Dave Filoni explained in Disney Gallery: The Mandalorian that Qui-Gon was the father figure Anakin needed. If he’d survived, he could’ve trained Anakin himself and kept him from turning to the dark side. After Maul killed Qui-Gon, Anakin lost his ideal father figure. Obi-Wan was more of a brother, so Palpatine swooped in and filled that role to kickstart his empire.

3 The Groundbreaking CGI Has Aged Surprisingly Well

When CGI is done poorly, it can age like milk and even ruin the audience’s enjoyment of a movie. But the groundbreaking early effects from movies like T2 and Jurassic Park that set the stage for all the rest still hold up today.

RELATED: 5 Reasons New Star Wars Viewers Should Start With The Phantom Menace (& 5 Why It Should Be A New Hope)

Lucas developed brand-new VFX technologies to bring the worlds of the Star Wars prequel trilogy to life. Some of the CG shots look a little rough around the edges – and the hilly environments of Naboo have been compared to the generic Windows XP wallpaper – but the space battles are just as spectacular today.

2 The Return To Tatooine Is A Nostalgia Trip

Qui-Gon, Shmi, and Padme at the pod race in The Phantom Menace

The Phantom Menace evokes fans’ nostalgia far more effectively than The Force Awakens. Much like Luke Skywalker’s humble beginnings in the original trilogy, Anakin is introduced leading a mundane existence in The Phantom Menace. He works in a junk shop in a dusty, crime-ridden town and dreams of leaving the desert planet behind to become an intergalactic hero. The prequels’ return to Tatooine could’ve felt like a re-tread, but new elements like podracing keep the story feeling fresh.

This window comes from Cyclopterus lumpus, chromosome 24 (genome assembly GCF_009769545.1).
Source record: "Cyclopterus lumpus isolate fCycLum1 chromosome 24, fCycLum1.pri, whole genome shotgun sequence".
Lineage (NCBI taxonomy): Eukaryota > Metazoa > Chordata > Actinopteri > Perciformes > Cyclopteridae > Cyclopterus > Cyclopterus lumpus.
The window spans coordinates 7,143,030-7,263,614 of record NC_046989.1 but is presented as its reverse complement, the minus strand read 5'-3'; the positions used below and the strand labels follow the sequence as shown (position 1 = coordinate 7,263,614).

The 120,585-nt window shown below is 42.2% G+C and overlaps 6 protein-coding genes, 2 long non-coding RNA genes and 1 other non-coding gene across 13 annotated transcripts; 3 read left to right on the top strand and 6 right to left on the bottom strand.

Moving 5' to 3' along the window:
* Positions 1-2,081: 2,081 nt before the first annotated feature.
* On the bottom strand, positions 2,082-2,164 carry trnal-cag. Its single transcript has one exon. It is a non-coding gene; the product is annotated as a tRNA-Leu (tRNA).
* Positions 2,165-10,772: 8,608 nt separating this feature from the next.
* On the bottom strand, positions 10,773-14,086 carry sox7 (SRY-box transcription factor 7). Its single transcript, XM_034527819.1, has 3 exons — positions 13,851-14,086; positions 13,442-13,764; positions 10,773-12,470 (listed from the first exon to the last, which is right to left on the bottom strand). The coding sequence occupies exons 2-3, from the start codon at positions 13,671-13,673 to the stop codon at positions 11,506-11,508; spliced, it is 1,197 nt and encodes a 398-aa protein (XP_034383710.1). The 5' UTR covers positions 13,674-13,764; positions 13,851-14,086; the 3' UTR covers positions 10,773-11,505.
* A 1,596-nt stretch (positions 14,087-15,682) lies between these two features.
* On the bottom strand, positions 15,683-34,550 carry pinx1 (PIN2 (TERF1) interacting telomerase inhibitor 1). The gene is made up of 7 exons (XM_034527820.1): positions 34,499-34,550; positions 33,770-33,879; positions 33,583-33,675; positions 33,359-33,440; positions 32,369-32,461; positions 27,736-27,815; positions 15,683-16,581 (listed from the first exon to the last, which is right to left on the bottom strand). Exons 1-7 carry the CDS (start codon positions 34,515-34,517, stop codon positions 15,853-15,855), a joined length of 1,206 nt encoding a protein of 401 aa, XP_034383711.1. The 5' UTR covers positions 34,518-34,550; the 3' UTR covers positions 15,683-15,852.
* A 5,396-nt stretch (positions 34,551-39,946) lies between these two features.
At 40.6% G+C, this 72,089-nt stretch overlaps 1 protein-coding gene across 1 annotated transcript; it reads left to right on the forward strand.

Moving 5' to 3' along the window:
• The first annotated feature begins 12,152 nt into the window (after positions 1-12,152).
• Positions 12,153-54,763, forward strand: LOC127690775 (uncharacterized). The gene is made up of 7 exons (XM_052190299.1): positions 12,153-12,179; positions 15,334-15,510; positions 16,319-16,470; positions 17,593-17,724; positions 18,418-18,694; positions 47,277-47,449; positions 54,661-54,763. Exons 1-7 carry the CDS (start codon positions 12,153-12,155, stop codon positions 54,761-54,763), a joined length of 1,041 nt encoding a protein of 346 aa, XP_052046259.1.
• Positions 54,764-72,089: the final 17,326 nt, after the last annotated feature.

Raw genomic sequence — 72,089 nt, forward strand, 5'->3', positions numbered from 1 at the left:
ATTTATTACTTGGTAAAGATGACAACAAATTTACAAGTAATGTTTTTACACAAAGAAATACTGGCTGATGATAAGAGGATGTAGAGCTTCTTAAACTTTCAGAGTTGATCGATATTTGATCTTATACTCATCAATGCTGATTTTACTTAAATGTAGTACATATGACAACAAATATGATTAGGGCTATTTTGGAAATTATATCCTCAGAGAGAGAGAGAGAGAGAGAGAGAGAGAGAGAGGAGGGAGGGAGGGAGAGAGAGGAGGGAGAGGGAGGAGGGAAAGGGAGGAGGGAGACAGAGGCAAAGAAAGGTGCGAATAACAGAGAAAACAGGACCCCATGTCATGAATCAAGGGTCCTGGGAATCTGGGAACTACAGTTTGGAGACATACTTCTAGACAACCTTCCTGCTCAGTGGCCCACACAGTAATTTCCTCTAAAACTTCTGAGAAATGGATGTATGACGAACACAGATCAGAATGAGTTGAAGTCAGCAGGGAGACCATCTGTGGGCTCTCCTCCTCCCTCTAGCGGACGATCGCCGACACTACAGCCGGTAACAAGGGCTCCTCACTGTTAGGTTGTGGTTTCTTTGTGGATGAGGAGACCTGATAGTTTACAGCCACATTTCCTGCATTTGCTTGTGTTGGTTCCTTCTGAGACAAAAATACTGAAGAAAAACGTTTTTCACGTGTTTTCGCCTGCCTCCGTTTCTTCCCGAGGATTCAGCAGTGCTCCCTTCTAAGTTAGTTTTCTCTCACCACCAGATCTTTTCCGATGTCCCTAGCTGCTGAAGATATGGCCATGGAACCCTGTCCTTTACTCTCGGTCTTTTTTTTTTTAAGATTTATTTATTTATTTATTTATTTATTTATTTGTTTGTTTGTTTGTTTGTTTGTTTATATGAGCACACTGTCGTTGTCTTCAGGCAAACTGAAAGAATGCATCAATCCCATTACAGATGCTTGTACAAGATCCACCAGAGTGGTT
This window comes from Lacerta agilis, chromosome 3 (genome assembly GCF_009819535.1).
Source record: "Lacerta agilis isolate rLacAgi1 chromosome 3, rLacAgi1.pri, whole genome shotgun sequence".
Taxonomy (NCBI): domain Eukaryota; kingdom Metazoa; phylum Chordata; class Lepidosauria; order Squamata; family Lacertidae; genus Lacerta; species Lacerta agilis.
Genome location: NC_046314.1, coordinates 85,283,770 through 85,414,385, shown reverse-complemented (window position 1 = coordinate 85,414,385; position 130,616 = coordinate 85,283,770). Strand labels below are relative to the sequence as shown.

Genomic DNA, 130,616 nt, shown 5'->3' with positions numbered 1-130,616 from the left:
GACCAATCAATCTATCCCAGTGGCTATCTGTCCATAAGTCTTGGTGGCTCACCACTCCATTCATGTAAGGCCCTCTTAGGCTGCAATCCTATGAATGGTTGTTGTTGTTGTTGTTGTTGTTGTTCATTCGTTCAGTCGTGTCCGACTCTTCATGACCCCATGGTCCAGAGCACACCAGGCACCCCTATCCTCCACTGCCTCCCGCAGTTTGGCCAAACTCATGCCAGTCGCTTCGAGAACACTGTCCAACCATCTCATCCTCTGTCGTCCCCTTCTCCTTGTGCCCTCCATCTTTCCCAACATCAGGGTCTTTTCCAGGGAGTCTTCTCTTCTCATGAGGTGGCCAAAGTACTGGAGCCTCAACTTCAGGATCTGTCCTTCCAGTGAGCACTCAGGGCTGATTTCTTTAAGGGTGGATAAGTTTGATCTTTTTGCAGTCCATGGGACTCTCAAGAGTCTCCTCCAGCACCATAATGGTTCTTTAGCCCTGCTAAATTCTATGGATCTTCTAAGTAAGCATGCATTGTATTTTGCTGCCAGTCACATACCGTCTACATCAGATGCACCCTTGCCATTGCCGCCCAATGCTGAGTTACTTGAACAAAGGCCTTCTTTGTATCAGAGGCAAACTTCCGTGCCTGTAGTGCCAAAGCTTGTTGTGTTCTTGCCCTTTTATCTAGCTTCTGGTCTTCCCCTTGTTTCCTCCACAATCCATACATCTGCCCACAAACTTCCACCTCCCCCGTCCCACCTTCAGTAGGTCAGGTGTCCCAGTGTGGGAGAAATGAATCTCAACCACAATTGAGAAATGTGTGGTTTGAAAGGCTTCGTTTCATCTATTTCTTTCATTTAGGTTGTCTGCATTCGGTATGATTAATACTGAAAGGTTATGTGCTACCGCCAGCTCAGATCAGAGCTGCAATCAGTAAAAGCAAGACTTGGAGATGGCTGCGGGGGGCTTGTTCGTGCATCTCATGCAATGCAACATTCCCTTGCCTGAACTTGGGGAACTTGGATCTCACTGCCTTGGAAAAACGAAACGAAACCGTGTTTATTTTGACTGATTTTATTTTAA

The plain, barren landscapes of Tatooine make it a great location to use as a springboard into the larger story. In both of his Star Wars trilogies, Lucas took audiences to Tatooine before launching the heroes into a galaxy-spanning three-part epic.

1 Obi-Wan & Qui-Gon Vs. Maul Is The Most Spectacular Lightsaber Duel

Qui-Gon and Obi-Wan vs Darth Maul in Star Wars Episode I The Phantom Menace

Thanks to its sky-high stakes, Ray Park’s unparalleled abilities as a martial artist, and the unique spectacle of two single-bladed lightsaber wielders simultaneously fighting a double-bladed lightsaber user, The Phantom Menace’s climactic duel is the greatest in the saga’s history. Qui-Gon and Obi-Wan’s ultimately fatal struggle to defeat Darth Maul both determines Anakin’s dark fate and stands out as a masterpiece of action filmmaking.

The explosive visuals of Obi-Wan and Anakin’s duel on Mustafar offered some fierce competition in Revenge of the Sith, but The Phantom Menace’s “Duel of the Fates” is still the most spectacular lightsaber duel ever put on film.

NEXT: 10 Ways Star Wars (1977) Still Holds Up Today